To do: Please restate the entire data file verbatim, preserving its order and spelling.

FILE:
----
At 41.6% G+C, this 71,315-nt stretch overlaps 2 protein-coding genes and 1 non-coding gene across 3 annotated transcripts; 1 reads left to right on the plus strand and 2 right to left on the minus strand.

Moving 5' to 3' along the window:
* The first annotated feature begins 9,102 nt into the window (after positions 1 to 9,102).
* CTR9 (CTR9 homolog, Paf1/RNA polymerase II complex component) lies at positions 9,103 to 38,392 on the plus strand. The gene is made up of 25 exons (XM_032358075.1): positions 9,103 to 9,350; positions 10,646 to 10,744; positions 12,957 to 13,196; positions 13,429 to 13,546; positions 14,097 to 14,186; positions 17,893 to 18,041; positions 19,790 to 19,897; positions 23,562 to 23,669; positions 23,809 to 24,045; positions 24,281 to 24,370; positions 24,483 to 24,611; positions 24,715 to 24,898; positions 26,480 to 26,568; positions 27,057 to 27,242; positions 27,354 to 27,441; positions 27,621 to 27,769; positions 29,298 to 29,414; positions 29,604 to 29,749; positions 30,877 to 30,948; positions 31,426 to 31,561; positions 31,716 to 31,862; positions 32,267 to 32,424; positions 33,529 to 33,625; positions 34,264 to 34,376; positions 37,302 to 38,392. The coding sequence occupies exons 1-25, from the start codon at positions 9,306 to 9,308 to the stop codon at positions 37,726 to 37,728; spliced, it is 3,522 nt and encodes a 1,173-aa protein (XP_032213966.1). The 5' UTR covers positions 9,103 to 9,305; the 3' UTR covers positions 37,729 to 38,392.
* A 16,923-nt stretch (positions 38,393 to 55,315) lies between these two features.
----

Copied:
At 41.6% G+C, this 71,315-nt stretch overlaps 2 protein-coding genes and 1 non-coding gene across 3 annotated transcripts; 1 reads left to right on the plus strand and 2 right to left on the minus strand.

Moving 5' to 3' along the window:
* The first annotated feature begins 9,102 nt into the window (after positions 1 to 9,102).
* CTR9 (CTR9 homolog, Paf1/RNA polymerase II complex component) lies at positions 9,103 to 38,392 on the plus strand. The gene is made up of 25 exons (XM_032358075.1): positions 9,103 to 9,350; positions 10,646 to 10,744; positions 12,957 to 13,196; positions 13,429 to 13,546; positions 14,097 to 14,186; positions 17,893 to 18,041; positions 19,790 to 19,897; positions 23,562 to 23,669; positions 23,809 to 24,045; positions 24,281 to 24,370; positions 24,483 to 24,611; positions 24,715 to 24,898; positions 26,480 to 26,568; positions 27,057 to 27,242; positions 27,354 to 27,441; positions 27,621 to 27,769; positions 29,298 to 29,414; positions 29,604 to 29,749; positions 30,877 to 30,948; positions 31,426 to 31,561; positions 31,716 to 31,862; positions 32,267 to 32,424; positions 33,529 to 33,625; positions 34,264 to 34,376; positions 37,302 to 38,392. The coding sequence occupies exons 1-25, from the start codon at positions 9,306 to 9,308 to the stop codon at positions 37,726 to 37,728; spliced, it is 3,522 nt and encodes a 1,173-aa protein (XP_032213966.1). The 5' UTR covers positions 9,103 to 9,305; the 3' UTR covers positions 37,729 to 38,392.
* A 16,923-nt stretch (positions 38,393 to 55,315) lies between these two features.